On October 7, 2014, PJM Interconnection, L.L.C. (“PJM”) filed with the Federal Energy Regulatory Commission (“FERC”) a blueprint for the continued participation of demand response resources in its markets in the wake of the United States Court of Appeals for the D.C. Circuit’s decision in Electric Power Supply Ass’n v. Fed. Energy Reg. Comm’n, 753 F.3d 216 (D.C. Cir. 2014) (“EPSA”).  In that case, the D.C. Circuit vacated Order No. 745, FERC’s rule governing the compensation of demand response resources in wholesale energy markets on the basis that the rule encroached upon state jurisdiction over retail sales.  The court’s opinion casts significant doubt on FERC’s authority to require transmission providers to allow demand response to participate in their markets, with some wondering whether there is any room left for demand response in wholesale markets at all. 

PJM’s filing acknowledges the significant uncertainty created by the court’s decision, but expresses a commitment to “finding ways to preserve the value that demand response provides to [its] system and market operation.”  Characterizing sales of demand response by retail customers, either individually or through aggregators as “supply-side,” PJM argues that EPSA’s holding – and reasoning – does not extend to demand response offered by wholesale entities, who have contracted with their customers to curtail electric consumption under specific circumstances.  The latter form of demand response, in which the specific economic arrangements for curtailing electric consumption are a matter of contract between the wholesale entity and its retail customer, are defined in PJM’s paradigm as, “demand-side” and were not considered by the EPSA court.  PJM suggests that these contractual commitments can be bid into wholesale electric markets managed by RTOs/ISOs without fear of crossing the line between state and federal regulation.

PJM proposes that, going forward, demand response would not participate directly in PJM’s markets, but through load-serving entities (“LSEs”), who would commit to reduce wholesale load based on agreements with end-users.  Rather than being directly compensated by PJM, demand would curtail according to individual economic circumstances in order to avoid costs and reap any associated financial incentives offered by their LSE.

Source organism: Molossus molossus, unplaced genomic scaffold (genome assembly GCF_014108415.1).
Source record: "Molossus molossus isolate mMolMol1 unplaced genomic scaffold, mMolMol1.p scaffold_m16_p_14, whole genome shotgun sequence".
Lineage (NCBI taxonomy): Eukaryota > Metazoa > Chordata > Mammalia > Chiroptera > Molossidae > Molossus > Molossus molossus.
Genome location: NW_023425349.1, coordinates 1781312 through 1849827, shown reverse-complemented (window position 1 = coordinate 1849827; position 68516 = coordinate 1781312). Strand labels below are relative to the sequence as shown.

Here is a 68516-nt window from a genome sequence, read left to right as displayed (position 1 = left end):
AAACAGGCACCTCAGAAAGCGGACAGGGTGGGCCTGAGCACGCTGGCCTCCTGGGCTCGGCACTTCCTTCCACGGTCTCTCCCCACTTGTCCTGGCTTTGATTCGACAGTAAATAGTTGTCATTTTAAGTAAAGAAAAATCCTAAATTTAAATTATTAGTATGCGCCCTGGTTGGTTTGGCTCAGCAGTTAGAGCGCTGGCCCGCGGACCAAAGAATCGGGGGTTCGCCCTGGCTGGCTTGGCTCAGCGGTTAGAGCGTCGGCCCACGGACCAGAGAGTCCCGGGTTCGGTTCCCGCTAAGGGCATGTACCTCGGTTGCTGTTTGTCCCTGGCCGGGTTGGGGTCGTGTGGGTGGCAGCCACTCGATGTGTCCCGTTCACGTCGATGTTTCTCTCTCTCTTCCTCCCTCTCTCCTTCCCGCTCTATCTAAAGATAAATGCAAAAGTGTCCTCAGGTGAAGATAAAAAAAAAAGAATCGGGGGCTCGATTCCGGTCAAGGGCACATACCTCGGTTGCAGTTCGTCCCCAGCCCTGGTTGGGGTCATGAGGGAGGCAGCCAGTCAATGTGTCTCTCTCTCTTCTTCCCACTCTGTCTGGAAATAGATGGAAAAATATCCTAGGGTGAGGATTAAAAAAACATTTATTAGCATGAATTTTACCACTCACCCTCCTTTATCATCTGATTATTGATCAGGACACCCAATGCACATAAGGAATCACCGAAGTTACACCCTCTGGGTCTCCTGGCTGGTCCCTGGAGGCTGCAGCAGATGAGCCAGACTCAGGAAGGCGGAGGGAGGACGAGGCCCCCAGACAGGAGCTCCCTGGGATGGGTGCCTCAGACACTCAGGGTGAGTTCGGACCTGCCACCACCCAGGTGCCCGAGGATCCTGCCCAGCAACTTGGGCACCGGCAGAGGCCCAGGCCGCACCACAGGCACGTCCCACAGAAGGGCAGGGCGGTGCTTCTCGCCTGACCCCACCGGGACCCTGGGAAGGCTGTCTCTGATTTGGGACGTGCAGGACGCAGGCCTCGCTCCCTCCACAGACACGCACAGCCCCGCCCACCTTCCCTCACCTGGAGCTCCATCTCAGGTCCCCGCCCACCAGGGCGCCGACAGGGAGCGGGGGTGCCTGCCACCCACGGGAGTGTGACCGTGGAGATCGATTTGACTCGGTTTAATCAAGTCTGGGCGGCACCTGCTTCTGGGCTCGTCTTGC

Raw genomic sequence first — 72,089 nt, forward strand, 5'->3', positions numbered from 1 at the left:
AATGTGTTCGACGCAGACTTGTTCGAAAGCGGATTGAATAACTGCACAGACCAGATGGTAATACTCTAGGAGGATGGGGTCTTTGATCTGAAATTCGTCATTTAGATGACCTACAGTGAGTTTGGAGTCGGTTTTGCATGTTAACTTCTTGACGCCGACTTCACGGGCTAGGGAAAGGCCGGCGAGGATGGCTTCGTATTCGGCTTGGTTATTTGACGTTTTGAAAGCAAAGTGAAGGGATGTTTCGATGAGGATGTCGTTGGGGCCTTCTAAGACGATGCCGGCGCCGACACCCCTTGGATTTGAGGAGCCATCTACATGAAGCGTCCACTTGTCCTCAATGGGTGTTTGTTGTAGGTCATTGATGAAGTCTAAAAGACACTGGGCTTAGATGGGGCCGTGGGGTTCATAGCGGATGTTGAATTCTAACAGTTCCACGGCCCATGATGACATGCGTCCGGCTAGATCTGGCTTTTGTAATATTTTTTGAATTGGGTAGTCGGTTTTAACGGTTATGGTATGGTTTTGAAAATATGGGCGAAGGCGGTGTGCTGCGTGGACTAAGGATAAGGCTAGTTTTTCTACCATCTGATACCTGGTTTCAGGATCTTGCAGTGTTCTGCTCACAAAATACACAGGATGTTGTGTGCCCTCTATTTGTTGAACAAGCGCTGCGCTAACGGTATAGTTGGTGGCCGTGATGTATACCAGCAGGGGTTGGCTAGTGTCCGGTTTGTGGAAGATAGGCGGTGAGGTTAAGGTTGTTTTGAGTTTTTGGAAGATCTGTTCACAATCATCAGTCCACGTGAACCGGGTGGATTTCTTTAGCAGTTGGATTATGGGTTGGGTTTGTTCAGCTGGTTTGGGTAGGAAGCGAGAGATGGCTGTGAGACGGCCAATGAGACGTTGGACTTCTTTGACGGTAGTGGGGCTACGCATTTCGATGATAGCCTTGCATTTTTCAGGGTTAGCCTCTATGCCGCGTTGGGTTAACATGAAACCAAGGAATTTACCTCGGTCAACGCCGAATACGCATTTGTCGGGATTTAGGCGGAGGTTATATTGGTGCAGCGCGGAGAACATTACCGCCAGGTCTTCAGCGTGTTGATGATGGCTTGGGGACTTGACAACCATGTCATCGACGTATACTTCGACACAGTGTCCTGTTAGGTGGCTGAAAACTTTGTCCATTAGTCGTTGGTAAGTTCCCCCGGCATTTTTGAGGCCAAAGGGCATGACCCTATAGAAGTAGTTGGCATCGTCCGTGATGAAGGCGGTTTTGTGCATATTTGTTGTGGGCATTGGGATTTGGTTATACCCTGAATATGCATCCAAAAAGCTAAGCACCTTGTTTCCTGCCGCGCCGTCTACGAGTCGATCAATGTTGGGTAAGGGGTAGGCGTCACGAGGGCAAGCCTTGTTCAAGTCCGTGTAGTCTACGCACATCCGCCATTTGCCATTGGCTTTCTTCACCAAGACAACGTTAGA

As in the case of PJM’s capacity markets, demand response would not be directly compensated through PJM’s energy market.  In this regard, PJM notes that its Day-Ahead Market already allows entities to submit price responsive demand bids in which LSEs can specify a price at which they will forego consuming energy.  PJM also notes that PJM’s Tariff includes provisions for Price-Responsive Demand in the Real-Time Market, which allow LSEs to submit a forecast of price responsive demand that PJM uses to avoid dispatching generation in anticipation of curtailment.

In contrast to its view concerning its energy and capacity markets, PJM’s is optimistic that demand response can continue to participate directly in PJM’s ancillary service markets.  PJM notes that “[a]ncillary services are well-defined wholesale products and services closely tied to the FERC’s federal authority over interstate transmission service” and “are not matters historically under state purview.”  For this reason, PJM proposes to continue to pay demand eligible to provide frequency regulation and synchronized reserve as a resource in its markets.

With FERC having requested en banc review of the D.C. Circuit decision and a complaint pending before FERC seeking removal of all portions of PJM’s Tariff permitting participation of demand response in capacity auctions, it is likely that litigation concerning the implications of EPSA and the role of demand response in wholesale markets will remain ongoing for the foreseeable future.  Nevertheless, PJM’s filing provides a glimpse of what the future of wholesale demand response may look like in a post-EPSA world.